Portrait photography isn’t that difficult, but there is a tried-and-true methodology that you can use to produce great portraits — as opposed to just making happy snaps. One of the main differences between a happy snapper and a professional, besides the number of years of experience and accumulated skills, is that the professional takes control of the camera settings and has a good knowledge of lighting aspects. They also understand what makes for a good composition. Professionals also tend to use a lens with a focal length of 85mm equivalent or slightly greater. This puts the camera farther away from the subject and produces softer results. Here are the top three portrait photography settings employed by professionals.
In portrait photography, you very rarely see the background properly, as it is usually out of focus, allowing the viewer to concentrate on the subject.
The subject can be in sharp focus or have a softness to it, which is kinder to some subjects. This effect is created with the judicious use of aperture control on your camera. If you set Aperture Priority on the camera, you can control the aperture setting while the camera sets the shutter speed. Selecting Manual mode allows you to set the aperture and shutter speed yourself. If you select the largest aperture, which is the lowest f-stop value (e.g. f/1.8), it creates a very limited depth of field. In fact, at the largest aperture, the eyes can be in focus while the nose may not be — or even just one eye might be in focus. You have to reduce the aperture slightly to get the result you want. I have a tendency to shoot at f/5.6 or f/6.3 most of the time inside a studio. Outside, I could increase that to f/8 if I want to show a bit more of a particular background. If you find that focusing can be a problem, change from auto focus to manual focus to give yourself more control.
A note of caution: If you’re working in dim lighting conditions, you may have to increase the ISO to shoot at a fast enough shutter speed to avoid camera blur. Of course, if you use a tripod and advise your subject to remain still while taking the shot, camera blur shouldn’t be an issue.
If you use flash lighting to fill in shadows, then camera blur will also not be an issue for you in this situation. You may want to reduce the output or place a light modifier such as a softbox over the flash head if flash lighting is your only source of light, as direct flash lighting can produce harsh light and shadows. If you notice that your background is washed out or the skin tones are too light, you can increase the exposure level to +1 EV or +2 EV.
2. Shutter Speed
Most professional photographers shoot portraits at a shutter speed of around 1/200 of a second. This is not because of camera shake, generally, but because this is the maximum synch speed of most flash units employed in studio portrait shoots. Manual mode is used more often, as opposed to shutter priority mode. Shutter priority mode allows you to choose the shutter speed while allowing the camera to set the aperture. As we want to control the aperture as well, only manual mode allows you to do both.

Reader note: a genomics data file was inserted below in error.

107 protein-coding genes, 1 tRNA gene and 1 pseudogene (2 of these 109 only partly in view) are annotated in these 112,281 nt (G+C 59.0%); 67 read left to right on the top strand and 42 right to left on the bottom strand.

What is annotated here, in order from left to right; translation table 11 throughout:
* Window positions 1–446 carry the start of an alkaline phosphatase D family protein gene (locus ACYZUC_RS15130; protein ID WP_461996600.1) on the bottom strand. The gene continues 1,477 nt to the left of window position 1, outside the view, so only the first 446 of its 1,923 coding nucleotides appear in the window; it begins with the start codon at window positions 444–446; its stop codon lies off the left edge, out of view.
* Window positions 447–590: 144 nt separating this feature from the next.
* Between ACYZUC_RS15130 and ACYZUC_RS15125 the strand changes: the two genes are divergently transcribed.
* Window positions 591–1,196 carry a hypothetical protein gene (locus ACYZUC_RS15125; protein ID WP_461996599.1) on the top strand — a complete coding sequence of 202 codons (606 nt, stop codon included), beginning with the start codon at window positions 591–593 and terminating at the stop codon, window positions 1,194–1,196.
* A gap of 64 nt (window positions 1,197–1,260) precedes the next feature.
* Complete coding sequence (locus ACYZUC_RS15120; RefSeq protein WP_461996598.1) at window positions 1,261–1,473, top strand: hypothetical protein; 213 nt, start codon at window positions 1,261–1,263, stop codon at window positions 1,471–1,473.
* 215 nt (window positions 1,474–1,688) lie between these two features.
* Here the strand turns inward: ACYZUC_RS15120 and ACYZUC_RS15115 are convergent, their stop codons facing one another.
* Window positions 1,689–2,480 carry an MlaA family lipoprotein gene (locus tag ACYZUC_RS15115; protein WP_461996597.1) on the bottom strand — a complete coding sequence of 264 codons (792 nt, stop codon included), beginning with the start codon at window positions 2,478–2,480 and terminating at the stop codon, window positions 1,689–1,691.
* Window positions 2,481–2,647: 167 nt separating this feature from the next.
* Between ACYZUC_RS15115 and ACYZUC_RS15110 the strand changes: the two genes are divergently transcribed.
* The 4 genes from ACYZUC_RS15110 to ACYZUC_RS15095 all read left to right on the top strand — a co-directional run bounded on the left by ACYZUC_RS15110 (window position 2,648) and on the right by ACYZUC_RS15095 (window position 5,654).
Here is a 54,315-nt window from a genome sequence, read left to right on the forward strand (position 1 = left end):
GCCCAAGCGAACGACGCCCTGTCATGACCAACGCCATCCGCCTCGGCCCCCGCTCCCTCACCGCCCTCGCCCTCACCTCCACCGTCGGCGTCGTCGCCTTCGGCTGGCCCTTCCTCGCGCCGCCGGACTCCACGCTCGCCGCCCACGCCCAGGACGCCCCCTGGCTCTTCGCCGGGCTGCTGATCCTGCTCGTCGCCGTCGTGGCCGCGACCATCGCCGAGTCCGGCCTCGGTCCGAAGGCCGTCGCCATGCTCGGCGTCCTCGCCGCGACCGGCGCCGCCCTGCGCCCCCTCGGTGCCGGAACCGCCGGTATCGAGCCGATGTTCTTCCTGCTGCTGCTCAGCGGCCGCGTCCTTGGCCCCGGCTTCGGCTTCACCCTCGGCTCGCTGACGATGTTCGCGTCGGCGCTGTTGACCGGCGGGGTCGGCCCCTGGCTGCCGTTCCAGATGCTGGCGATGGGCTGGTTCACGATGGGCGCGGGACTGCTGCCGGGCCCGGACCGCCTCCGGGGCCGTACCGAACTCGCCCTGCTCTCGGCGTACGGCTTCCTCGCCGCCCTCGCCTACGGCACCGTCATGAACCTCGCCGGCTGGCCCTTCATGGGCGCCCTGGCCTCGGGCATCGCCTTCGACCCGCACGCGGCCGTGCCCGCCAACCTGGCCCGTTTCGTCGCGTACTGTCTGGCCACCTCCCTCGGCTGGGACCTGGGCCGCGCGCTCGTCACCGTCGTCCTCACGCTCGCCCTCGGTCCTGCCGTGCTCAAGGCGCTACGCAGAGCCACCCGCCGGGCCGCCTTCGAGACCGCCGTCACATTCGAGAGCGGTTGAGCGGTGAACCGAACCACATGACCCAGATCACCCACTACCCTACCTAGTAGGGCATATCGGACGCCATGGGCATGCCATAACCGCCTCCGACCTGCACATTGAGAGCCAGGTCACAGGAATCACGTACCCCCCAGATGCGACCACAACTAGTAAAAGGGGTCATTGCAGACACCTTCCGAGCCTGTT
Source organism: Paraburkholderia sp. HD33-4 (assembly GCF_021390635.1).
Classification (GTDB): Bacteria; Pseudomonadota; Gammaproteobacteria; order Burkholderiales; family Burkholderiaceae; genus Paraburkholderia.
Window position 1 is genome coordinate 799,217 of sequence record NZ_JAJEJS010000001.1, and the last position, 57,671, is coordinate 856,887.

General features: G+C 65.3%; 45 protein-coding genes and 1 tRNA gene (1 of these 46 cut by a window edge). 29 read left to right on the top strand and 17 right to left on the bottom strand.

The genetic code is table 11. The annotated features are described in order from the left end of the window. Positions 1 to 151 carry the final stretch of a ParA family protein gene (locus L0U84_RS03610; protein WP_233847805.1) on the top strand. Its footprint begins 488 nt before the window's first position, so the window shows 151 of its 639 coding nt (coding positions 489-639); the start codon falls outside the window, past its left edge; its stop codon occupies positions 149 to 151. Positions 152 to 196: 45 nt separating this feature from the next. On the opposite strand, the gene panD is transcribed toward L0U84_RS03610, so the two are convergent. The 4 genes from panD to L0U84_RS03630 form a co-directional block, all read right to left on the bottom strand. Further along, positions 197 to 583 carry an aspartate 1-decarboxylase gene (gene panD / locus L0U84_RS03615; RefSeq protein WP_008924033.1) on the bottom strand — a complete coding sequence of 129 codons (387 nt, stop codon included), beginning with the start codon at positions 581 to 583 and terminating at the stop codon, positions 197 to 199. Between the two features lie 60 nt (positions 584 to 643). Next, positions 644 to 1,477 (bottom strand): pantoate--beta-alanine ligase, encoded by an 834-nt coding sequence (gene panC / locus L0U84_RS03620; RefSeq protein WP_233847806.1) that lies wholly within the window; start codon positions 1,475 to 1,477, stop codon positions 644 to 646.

Choose the lowest ISO setting possible for the available light. In sunny conditions, you will probably need to set the ISO to 100 for the best results, in cloudy conditions to 200.
I tend to shoot routinely with an ISO setting of 200 anyway, regardless of whether I am outside or in the studio. If I need to adjust settings after capturing the images, I make sure I use the RAW camera setting, as it gives me much more flexibility than shooting JPEG images. In the studio without flash or in low lighting conditions, you may need to increase the ISO accordingly. Most modern cameras will allow you set an ISO of 3,200 or even 6,400 without too much noticeable noise in the resulting photograph. If you are planning on enlarging your photos dramatically, then keep the ISO down to a minimum and use flash lighting.
Finally, while not one of the top three camera settings, Auto White Balance is generally good for portrait shots in a studio because the lighting levels can be fixed and you will get consistent results throughout the shoot, until you adjust the lighting. However, shooting in daylight can be a problem. For example, if you are shooting at midday in a shady area, you may not get the proper white balance unless you allow for it. Similarly, if you shoot in scenes which are predominantly white (such as snow, a sandy beach, etc.), your whites may look grey or unnatural.
Using a preset white balance or a grey card helps to choose the correct white balance in these situations. I often select a grey component of my photo as my preset and see what the white balance looks like. Keep in mind that you have the option to change white balance settings after shooting and apply correction, if you are shooting in RAW mode. So if that portrait shot is quite important for you, shoot in RAW so you have an option to correct white balance later on.
About the Author:
Geordie Parkin keeps a website about wildlife photography, pet photography or general questions about digital photography (photopress dot in slash brianparkin). Parkin is a photographer based in Forest Lake, Qld in Australia.
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Article source: PictureCorrect